Hope Presbyterian Church in Plainfield felt a call from God to serve the community in a new way when members discovered that no one in Hendricks County consistently provided hygiene products to their most financially challenged neighbors. Indispensable products such as toilet paper, laundry detergent, and toothpaste cannot be purchased with food stamps, so Hope started a hygiene-products pantry in an unused Sunday school room and began gathering donations to create and stock shelves. For five years Hope has partnered with nine county food pantries by delivering hygiene products each month to be distributed to patrons. Hope has been blessed to serve over 700 residents a year, a number they plan to grow.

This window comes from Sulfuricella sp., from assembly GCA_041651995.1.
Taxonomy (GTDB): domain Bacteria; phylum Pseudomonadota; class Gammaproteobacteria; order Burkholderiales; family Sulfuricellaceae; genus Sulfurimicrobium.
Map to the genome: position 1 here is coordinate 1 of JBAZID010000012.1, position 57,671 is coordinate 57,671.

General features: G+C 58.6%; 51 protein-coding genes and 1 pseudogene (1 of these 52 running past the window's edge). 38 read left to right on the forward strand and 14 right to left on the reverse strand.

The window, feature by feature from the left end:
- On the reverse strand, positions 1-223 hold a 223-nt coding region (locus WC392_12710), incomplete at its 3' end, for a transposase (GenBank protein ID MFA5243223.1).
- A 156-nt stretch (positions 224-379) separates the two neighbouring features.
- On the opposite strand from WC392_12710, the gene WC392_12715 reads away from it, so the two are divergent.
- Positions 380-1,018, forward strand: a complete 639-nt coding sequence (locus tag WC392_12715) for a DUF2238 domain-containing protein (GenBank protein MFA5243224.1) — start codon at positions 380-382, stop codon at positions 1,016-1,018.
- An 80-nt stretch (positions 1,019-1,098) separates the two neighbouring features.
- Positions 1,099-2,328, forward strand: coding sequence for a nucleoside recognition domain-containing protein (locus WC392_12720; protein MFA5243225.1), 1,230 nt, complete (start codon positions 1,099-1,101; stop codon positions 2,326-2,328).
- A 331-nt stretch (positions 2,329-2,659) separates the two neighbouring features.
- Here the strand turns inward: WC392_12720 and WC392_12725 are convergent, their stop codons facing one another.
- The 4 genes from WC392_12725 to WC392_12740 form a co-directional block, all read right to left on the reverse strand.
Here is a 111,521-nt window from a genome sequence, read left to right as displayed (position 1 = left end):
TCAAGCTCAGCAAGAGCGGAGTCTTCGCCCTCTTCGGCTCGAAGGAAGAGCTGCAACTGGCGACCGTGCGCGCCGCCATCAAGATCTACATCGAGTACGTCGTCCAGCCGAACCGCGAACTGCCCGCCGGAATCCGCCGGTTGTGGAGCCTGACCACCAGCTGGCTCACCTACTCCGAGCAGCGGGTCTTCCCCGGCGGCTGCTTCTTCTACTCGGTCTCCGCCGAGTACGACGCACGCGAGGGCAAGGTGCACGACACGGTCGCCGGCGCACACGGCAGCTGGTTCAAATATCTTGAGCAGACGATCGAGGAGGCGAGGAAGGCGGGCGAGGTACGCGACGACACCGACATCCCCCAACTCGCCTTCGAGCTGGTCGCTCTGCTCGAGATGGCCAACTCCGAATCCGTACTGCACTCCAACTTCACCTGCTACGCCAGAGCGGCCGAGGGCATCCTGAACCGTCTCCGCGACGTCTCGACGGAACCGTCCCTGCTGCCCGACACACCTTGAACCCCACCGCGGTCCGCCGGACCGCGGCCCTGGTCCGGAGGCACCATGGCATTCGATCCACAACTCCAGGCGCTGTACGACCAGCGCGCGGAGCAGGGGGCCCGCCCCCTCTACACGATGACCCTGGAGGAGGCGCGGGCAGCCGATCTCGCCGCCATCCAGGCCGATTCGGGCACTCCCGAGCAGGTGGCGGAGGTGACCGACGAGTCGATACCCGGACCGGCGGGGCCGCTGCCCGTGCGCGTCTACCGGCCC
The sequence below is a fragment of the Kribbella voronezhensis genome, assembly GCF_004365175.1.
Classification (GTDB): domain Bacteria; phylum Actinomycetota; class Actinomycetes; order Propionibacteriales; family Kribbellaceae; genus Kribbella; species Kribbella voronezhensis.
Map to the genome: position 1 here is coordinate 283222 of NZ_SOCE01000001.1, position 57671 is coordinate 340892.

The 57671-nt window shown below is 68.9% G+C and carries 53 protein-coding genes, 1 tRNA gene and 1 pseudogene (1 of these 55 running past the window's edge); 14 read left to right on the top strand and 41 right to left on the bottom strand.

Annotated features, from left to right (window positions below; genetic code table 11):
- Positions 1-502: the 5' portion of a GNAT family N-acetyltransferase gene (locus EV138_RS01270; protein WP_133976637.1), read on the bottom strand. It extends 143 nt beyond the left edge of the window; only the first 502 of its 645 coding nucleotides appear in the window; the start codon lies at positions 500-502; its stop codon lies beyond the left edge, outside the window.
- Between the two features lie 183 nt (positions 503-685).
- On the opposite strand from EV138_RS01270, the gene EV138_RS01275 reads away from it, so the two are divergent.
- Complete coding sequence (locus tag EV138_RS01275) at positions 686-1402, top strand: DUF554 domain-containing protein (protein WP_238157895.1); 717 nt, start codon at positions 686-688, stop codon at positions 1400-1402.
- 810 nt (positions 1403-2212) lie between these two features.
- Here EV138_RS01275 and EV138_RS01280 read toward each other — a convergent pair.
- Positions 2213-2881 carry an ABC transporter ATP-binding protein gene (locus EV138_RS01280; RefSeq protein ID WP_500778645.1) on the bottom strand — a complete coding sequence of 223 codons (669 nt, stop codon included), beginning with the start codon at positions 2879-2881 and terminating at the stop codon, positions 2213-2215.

The Presbytery of Whitewater Valley connects, resources, and empowers its 62 congregations, two Latino new church developments, one Chin Burmese fellowship, and one developing new worshiping community.
—Rev. Felipe N. Martinez, associate executive presbyterLet us join in prayer for:
Taylor Alan Thames, executive presbyter
Felipe N. Martinez, associate executive presbyter
Kristy Quinn, stated clerk andexecutive administrator
Phil Votaw, treasurer
Eric Herzog, financial consultant to the presbytery and its congregations
Mike Srbljan, financial manager
Craig Shaw, information technologist
Fernando Rodriguez, organizing pastor, Nueva Creación NCD
Barry Sumner, CRE for Nueva Creación NCD
Leonel Pech, organizing pastor, Amistad Cristiana NCD
Roger McDaniel, organizing pastor,the Circle new worshiping community